Eat This Now for the Week of 10/21/15


Eat This Now | October 21st, 2015

PomegranatesBosc PearsGreen BeansHass AvocadosKitchen Tip of the Week

Best if used by 10/28/15

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Peak Season    Best Flavor    Value Priced

Pomegranates from California are back in season! The Wonderful variety is in, making now through mid-December the best time of the year to enjoy this ancient super food.

The delicious prize inside a fresh Pomegranate is the juicy, sweet, bold flavored arils (seeds encapsulated with sacs of juice). You eat the arils whole. These arils are fantastic by themselves as a flavorful snack – juicy, sweet, a little tangy then crunchy. The taste is somewhere between concord grape juice and cranberry juice. Pomegranate arils can also be used to top a salad, in yogurt parfaits, with desserts or cocktails, and of course for juicing. Me? I love them as a delicious snack!

Pomegranate Tips

  • Select fresh Pomegranates that are firm and heavy for their size, a sign of plenty of juice content inside the fruit.
  • Scarring on the skin really has no impact on the internal quality of the fruit.
  • Red color of the skin can vary from variety to variety and is not a true indicator of aril quality.
  • Store Pomegranates in the fridge for best shelf-life, but they’ll last for a week or so on the counter.
  • Want the fresh Arils without the work of opening the fruit?  Containers of fresh Pomegranate Arils will be sold in most supermarkets now through Christmas.

  How to open a Pomegranate

Opening a Pomegranate can feel intimidating to those that haven’t done it before. And if you do decide to hack open a fresh Pomegranate on a cutting board and then pry the membranes apart, get ready to clean up your crime scene – I mean, kitchen. There will be juice splattering on your cutting surface and surrounding area, and likely on you. Good news: There are smarter ways!  Here are the two methods I use in my kitchen for speed and to avoid big messes:

Aqua Method

You’ll need a knife, large bowl of water and a colander. 1 large peak season Pomegranate nets about a cereal bowl full of Arils.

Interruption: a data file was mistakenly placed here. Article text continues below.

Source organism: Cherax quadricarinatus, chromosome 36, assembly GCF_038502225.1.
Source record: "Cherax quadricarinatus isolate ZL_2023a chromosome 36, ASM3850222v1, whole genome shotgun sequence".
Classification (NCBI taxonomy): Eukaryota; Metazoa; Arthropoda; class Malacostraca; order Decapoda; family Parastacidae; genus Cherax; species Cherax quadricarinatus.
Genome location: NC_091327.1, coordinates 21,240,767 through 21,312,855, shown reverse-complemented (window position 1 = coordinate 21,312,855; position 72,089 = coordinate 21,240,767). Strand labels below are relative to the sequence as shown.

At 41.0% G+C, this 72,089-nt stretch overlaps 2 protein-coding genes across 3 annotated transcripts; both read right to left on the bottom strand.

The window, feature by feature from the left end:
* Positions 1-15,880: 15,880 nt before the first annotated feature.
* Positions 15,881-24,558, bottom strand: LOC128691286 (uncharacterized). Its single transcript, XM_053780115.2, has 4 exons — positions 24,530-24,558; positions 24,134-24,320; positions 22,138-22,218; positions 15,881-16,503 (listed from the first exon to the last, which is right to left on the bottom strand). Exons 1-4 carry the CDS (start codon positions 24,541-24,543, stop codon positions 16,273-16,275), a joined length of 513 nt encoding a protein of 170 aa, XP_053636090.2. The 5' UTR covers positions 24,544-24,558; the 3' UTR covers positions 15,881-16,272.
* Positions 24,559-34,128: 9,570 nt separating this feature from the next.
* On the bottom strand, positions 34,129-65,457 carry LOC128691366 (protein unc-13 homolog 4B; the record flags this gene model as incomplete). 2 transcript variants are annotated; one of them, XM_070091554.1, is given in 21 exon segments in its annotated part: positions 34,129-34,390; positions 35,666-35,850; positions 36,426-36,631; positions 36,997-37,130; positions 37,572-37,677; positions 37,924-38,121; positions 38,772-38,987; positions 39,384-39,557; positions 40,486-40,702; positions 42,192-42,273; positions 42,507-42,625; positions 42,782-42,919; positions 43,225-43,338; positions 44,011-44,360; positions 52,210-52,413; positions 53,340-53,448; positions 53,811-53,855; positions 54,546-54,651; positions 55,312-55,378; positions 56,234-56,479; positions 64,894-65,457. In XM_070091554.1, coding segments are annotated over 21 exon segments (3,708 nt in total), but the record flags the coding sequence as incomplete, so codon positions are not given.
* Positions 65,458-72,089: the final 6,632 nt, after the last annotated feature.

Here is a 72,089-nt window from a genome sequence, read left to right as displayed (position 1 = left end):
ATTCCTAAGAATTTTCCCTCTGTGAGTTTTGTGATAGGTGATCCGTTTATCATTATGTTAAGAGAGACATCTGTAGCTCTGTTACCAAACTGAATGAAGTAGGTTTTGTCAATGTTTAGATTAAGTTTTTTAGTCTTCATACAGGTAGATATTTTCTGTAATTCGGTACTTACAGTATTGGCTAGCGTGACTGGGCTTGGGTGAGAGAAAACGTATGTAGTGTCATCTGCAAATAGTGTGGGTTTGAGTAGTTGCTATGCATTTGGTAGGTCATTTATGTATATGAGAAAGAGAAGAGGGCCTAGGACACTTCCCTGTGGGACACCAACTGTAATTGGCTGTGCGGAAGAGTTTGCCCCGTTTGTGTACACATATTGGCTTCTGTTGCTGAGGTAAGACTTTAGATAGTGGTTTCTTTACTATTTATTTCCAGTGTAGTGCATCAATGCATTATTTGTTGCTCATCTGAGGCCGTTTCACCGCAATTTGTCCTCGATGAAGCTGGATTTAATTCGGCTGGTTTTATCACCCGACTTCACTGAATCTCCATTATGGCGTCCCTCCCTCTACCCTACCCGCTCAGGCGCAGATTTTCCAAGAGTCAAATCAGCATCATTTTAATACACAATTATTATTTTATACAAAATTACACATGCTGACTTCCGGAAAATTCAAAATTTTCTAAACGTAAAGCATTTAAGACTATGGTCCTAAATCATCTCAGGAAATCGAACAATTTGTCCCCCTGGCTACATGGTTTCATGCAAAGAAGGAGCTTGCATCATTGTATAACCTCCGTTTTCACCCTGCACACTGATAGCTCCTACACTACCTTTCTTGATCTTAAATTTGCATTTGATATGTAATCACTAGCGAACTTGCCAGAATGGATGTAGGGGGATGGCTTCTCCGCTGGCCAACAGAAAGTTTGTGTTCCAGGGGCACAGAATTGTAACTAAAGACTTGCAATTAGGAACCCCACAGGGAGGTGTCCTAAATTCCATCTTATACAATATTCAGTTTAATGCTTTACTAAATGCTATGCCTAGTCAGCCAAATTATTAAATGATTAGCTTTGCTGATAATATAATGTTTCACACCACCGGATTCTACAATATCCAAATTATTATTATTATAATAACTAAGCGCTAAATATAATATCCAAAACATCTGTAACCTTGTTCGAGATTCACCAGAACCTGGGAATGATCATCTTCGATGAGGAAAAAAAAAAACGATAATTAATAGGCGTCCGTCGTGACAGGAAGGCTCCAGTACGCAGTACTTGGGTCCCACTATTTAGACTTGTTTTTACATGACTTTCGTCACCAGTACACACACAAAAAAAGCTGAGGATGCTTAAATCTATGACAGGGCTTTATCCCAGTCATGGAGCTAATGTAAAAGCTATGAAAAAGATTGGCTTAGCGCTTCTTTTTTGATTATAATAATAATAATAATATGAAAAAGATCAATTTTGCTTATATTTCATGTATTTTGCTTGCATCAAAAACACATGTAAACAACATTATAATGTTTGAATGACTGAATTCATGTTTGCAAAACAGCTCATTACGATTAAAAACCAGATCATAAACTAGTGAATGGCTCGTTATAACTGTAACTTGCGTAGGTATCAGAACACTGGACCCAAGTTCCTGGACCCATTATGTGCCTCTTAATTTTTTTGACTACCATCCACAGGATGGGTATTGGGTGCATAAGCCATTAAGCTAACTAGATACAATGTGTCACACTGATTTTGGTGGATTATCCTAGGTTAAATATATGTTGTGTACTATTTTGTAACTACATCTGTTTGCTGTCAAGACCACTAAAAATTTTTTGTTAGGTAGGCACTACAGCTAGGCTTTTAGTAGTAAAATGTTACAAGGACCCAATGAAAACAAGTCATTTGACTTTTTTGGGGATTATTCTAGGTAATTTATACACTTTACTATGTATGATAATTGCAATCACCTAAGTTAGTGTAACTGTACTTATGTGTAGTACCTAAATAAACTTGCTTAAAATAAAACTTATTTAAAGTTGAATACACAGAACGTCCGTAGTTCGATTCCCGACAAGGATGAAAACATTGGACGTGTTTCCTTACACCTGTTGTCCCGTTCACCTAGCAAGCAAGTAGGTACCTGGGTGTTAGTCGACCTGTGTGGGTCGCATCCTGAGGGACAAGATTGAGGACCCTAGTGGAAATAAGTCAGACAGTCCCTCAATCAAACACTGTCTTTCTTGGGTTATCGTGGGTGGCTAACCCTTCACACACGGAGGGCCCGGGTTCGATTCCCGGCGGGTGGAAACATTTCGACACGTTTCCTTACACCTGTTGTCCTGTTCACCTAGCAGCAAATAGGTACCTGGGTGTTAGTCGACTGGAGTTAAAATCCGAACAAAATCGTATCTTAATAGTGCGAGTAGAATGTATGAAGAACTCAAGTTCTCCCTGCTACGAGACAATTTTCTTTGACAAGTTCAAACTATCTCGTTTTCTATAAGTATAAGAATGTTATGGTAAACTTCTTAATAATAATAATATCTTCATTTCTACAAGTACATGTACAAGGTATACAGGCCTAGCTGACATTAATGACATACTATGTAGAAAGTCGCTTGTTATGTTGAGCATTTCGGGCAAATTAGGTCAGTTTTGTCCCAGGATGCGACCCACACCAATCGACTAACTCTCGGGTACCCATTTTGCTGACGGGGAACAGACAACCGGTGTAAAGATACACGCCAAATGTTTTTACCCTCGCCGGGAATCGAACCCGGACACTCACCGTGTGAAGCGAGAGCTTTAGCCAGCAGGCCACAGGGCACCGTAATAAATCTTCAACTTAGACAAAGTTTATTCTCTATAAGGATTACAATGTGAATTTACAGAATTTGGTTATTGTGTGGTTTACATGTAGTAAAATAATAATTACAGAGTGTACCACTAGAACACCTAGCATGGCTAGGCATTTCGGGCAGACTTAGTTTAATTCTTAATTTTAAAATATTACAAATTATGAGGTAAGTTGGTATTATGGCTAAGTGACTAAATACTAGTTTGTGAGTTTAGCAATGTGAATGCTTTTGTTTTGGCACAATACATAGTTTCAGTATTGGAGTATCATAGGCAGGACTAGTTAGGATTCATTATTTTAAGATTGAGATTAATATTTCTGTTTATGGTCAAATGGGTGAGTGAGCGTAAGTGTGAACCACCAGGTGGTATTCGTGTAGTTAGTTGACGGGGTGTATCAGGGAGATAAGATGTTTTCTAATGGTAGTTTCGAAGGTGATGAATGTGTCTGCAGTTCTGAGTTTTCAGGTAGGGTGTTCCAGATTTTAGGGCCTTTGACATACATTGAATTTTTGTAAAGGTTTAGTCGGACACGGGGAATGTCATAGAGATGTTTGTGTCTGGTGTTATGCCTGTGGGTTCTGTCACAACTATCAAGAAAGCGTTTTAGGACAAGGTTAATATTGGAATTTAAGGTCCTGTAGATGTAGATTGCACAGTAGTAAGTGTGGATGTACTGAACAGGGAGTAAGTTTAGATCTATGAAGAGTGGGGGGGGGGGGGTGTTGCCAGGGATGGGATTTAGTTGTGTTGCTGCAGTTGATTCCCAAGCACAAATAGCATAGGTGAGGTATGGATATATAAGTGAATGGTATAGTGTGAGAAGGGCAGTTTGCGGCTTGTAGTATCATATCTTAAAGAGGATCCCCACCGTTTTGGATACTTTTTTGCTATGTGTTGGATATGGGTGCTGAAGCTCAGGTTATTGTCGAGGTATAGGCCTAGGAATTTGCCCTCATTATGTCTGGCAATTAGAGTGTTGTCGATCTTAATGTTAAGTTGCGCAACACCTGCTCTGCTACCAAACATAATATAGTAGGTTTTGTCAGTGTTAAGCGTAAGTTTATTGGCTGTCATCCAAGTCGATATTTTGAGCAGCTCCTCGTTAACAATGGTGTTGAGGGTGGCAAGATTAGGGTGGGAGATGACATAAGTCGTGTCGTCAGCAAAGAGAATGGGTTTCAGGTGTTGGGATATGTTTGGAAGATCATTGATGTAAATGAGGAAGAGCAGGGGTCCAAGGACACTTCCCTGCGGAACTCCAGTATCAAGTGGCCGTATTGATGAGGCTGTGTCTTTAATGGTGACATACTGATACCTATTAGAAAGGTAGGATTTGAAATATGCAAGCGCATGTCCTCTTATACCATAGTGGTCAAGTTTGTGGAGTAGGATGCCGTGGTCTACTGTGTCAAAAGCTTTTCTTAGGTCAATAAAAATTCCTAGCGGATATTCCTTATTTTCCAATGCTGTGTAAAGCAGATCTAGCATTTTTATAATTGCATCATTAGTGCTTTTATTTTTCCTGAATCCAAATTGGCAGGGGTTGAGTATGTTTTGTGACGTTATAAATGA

1. Slice the crown off the top.
  2. Score the skin making 4-5 cuts from top to bottom.
  3. Open the Pomegranate over the bowl of water or in the water.
  4. Pull the arils from membranes under water to keep the splatter to a minimum.
  5. Edible arils sink. Inedible membranes float, Strain one from the other and you’re done!

Deseeder Tap Method

One of my favorite kitchen gadgets is the “60 Second Pomegranate Deseeder” I came across this product a number of years ago and still use a few times each season. This old archive video shows me testing it.

  1. Halve the fruit horizontally between the stem and blossom ends.
  2. Put it face down on the deseeder grate and tap (or slap) out the arils with a heavy utensil onto a plate. Voila.


Opening: Aqua Method

Opening: Deseeder Tap Method

Bosc Pears

Peak Season    Best Flavor

Like a crunchy pear? Bosc is the right variety for you. Don’t let the russeted-brown skin, long neck and rustic looks fool you, these pears are beautifully delicious! Bosc feature honey-sweet flavor and a delightful juicy-crisp texture make them perfect for snacking, salads and desserts. The 2015 crop of USA Bosc Pears is now in peak season.

Pears and apples are excellent for sweetening your green juices and other veggie juices because the fruit contains lots of liquid and is low on the glycemic index. Did you know that when using pears in juice extractor recipes it is actually ideal to use a firm to hard pear? This is why Bosc are ideal for this purpose. Fully soft-ripe pears can make your juices sludgy and grainy in texture and leave extra juice in the discarded pulp fiber.


Green Beans

Peak Season    Best Flavor    Value Priced

Green Beans will be an excellent fresh vegetable choice the rest of October since they’re in peak season from farms along the Eastern Seaboard, further south from areas already nipped by frost. Keep and eye out of in-store and advertised specials!